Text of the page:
“[Twenty years ago], much of [the music] sounded like dinner jazz- like you hear at a restaurant, meant to help you digest food,” Moran said only mildly jokingly. He explained that he and The Bandwagon wanted to get as far away from that kind of jazz music as possible.
“So we started building on the language…but also worked with repertoire that dealt with where Black music is- and for many decades, not just the recent ones,” he said. “And then I think overtime it started to form and change where we would position ourselves– whether it was with an art museum or a dance company, or whether it was with a poet. You might hear the band anywhere, in any kind of setting that was more provocative,” Moran added.
“As we grew, after 20 years we know a lot about each other. We’re also aging so we’re continuing to figure out what the chapters are to hold. I think a lot of our future continues to revolve around collaboration because that’s what, I think, helps to propel the band.”
With Moran as the institution’s artistic director for jazz, the trio will be showcasing 20 years of making music and will continue to collaborate with other artists in this season’s programming at the Kennedy Center.
“In a few months we have Ingrid Laubrock, and we’re going to dedicate it to a record we made with a saxophone master called Sam Rivers. But Ingrid will play his part now that he’s passed on. Then finally we’re bringing in Cassandra Wilson… They’re work is groundbreaking and sometimes subtle, and sometimes forceful. And they are forces to be reckoned with that I think The Bandwagon can learn from, and we look forward to learning their music.”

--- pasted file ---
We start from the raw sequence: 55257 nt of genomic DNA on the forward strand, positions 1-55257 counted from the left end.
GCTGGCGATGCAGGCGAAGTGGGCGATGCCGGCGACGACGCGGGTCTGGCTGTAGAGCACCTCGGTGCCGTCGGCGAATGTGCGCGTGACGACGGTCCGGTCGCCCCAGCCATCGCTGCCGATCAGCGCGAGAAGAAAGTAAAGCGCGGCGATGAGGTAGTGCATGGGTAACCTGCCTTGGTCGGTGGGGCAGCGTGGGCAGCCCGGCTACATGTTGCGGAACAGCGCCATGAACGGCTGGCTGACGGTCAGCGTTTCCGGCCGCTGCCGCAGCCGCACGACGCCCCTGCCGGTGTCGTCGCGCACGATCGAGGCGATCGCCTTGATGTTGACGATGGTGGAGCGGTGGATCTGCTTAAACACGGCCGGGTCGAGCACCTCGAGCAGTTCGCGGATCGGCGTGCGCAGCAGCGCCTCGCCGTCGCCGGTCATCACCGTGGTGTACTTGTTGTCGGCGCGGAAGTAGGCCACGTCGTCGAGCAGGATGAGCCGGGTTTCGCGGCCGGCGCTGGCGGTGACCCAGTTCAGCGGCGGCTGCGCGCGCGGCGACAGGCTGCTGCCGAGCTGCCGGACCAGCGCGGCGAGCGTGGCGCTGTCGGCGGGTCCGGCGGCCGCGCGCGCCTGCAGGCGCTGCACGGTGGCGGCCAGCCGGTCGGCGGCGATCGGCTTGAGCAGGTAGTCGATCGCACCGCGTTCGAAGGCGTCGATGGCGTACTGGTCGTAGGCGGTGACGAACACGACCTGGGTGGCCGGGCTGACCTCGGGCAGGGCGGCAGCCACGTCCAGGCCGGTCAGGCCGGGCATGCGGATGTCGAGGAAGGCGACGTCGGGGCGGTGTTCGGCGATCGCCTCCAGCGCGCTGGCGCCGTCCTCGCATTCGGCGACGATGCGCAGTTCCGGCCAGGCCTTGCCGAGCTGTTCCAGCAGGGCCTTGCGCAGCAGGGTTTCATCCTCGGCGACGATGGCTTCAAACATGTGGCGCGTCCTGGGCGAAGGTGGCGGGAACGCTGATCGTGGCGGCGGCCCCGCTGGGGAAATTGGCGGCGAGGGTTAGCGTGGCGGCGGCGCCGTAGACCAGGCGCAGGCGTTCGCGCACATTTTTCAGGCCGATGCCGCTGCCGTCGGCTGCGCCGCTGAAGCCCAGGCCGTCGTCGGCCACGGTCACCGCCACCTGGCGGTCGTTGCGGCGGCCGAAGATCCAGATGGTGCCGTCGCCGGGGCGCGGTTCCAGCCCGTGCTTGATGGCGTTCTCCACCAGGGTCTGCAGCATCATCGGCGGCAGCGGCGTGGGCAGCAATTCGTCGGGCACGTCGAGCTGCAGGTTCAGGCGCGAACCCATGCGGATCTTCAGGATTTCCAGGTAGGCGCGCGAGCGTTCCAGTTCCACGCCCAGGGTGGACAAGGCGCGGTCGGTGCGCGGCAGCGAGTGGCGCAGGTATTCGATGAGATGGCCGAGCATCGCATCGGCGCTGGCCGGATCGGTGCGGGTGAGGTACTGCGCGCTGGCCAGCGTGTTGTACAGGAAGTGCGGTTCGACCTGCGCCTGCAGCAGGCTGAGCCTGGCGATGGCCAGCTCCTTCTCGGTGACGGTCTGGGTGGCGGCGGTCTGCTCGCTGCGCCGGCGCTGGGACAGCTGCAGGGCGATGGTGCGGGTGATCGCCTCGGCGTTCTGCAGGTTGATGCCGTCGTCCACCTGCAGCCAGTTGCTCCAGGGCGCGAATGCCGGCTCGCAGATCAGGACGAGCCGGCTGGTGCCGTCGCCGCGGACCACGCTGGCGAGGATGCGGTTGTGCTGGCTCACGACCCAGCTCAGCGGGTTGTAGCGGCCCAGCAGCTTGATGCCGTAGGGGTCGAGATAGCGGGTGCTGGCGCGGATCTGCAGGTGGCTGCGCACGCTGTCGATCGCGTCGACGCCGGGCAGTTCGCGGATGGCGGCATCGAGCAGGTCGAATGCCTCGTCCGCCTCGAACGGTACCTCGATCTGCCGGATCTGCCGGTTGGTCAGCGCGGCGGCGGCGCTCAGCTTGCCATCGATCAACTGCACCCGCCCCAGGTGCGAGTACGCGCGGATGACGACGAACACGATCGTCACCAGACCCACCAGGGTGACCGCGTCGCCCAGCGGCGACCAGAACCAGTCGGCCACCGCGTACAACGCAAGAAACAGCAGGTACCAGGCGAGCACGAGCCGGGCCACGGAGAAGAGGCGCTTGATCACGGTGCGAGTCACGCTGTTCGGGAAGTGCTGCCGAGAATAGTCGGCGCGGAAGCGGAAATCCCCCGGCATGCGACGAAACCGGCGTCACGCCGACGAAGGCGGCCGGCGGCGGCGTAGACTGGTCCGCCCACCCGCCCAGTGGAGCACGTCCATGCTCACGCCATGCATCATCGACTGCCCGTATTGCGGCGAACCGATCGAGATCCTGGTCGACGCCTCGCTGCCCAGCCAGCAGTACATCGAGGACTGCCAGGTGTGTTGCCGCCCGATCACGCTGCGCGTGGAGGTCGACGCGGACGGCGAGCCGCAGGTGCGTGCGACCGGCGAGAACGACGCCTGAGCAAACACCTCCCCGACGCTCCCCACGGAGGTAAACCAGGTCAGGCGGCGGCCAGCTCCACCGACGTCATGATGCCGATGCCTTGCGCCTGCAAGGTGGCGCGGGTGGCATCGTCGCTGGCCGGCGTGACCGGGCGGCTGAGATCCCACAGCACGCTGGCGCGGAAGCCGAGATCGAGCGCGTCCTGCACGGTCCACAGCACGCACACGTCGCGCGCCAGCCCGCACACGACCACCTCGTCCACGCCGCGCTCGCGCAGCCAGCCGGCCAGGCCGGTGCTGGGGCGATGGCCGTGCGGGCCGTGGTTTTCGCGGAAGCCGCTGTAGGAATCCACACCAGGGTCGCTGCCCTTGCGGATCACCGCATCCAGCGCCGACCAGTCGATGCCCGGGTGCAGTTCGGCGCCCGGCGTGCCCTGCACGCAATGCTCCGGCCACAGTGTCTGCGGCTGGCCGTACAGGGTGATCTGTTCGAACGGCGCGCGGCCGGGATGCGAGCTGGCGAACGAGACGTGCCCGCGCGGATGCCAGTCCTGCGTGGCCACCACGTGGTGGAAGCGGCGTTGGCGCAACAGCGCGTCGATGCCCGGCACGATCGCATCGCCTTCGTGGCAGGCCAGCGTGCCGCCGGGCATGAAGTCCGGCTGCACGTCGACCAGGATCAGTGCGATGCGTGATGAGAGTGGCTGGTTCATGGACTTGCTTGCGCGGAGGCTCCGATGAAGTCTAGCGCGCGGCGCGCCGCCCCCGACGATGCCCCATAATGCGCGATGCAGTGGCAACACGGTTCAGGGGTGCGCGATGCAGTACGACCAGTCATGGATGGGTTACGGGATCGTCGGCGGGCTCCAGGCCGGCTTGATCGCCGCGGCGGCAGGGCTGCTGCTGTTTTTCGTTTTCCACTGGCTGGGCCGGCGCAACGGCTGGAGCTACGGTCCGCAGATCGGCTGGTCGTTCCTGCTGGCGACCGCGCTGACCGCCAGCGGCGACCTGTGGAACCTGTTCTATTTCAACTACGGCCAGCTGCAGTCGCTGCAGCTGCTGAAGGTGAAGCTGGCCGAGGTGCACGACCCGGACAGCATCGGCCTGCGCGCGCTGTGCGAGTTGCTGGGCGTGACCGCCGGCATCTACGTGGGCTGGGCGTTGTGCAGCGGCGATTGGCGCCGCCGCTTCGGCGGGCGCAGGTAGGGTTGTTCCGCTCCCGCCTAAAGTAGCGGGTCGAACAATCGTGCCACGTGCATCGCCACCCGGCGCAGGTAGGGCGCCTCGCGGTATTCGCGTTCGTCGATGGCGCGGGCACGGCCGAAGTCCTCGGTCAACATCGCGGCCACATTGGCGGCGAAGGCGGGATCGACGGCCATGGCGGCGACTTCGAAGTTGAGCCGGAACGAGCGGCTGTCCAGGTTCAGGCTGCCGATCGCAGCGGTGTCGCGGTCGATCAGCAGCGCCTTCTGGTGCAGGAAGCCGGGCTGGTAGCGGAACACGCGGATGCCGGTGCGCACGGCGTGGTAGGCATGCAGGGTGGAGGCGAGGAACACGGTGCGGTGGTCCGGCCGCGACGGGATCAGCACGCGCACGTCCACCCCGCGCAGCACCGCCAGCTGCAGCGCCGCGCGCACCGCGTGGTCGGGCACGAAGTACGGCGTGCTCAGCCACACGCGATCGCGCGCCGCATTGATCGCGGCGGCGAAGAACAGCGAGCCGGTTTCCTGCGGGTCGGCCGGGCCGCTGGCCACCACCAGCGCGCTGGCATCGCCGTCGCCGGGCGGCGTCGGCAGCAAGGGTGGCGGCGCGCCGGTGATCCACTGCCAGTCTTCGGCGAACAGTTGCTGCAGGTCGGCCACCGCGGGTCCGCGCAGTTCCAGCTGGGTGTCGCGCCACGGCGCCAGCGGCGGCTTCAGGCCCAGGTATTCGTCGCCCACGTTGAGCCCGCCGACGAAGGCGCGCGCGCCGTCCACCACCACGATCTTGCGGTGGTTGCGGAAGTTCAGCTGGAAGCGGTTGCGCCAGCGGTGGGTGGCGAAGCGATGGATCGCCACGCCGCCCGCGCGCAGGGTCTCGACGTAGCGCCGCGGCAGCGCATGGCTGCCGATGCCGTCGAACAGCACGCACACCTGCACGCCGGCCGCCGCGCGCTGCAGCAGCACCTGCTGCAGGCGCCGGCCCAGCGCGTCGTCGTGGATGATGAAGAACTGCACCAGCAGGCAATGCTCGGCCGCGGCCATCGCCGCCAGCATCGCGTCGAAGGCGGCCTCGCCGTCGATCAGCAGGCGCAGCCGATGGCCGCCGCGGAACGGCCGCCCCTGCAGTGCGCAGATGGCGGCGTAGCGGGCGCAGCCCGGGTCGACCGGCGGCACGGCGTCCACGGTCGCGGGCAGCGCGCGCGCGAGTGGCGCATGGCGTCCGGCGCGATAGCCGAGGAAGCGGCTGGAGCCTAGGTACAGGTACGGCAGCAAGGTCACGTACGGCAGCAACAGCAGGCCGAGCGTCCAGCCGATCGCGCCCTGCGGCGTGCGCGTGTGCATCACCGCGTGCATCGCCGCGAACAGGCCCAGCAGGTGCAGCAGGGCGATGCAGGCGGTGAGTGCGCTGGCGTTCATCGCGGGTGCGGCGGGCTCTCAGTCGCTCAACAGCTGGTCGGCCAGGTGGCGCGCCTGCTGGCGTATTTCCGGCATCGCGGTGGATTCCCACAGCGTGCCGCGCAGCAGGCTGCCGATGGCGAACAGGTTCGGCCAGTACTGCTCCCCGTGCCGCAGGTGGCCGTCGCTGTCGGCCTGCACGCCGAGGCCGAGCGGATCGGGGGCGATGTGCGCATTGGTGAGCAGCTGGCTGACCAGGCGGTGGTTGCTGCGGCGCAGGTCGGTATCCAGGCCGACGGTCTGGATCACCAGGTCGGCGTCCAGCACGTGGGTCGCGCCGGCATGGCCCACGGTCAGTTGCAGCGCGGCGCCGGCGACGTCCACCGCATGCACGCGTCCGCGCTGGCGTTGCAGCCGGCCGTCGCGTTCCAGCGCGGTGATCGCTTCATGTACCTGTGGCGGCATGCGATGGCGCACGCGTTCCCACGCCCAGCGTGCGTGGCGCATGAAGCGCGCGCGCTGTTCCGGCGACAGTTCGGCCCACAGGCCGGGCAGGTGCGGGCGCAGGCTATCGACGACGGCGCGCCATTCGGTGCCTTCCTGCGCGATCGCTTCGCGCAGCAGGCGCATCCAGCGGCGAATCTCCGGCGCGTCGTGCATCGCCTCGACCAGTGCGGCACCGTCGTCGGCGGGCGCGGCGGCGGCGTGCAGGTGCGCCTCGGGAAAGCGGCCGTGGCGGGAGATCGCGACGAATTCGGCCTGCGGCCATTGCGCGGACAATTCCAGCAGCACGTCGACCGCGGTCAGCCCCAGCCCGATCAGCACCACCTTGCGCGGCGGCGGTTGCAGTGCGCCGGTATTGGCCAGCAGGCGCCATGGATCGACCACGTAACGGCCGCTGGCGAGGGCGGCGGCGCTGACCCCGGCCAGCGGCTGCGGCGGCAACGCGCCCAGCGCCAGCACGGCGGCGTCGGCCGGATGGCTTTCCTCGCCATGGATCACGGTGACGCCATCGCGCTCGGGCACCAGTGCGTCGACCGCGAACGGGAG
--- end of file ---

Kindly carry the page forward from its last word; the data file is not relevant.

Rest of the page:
With the addition of The Reach, a new multipurpose arts space part of The Kennedy Center, Moran is excited about the potential of expanding artistic programming and introducing new audiences to the world of jazz.
“The possibilities of the way I consider the institution can breathe now, is like a gill on a fish. It has a new way to get oxygen, Moran said. “I’m excited about really curating films for jazz, that covers jazz history, that I think we should be able to see more frequently. I’m loving that we have a space that audiences can stand up and dance, and it’s dedicated to that– with Studio K– and that we can continue to build a more chorus way for the institution to work.”
He hopes that through intersectional and educational jazz programming at The Reach, fresh ears can learn the beauty of jazz music.
“I think it’s around intersection. Would you just jump on the jazz highway, and get in the third lane and go fast? There has to be an on ramp,” Moran explained. One form of intergenerational programming offered at The Reach will be a Jazz Doodle Jam with Jason Moran & The Bandwagon and host Mo Willems in mid-March.
“Parents and children can come and draw for an hour as we lead them through exercises with art and sound. And I think those entry points are really important for us to magnify,” he told the AFRO.
The 2019-2020 jazz season kicked off on Oct. 4 with Joe Chambers’ M’boom, and continues until June 6, with programming featuring local, national and international musicians within spaces at The Kennedy Center and The Reach. Jason Moran & The Bandwagon’s next performance at The Kennedy Center is scheduled for Nov. 9 with Ingrid Laubrock in the Family Theater.
For more information on jazz programming at The Kennedy Center visit https://www.kennedy-center.org/calendar/genre/JAZ and to keep up with all things Jason Moran check out his website, https://www.jasonmoran.com.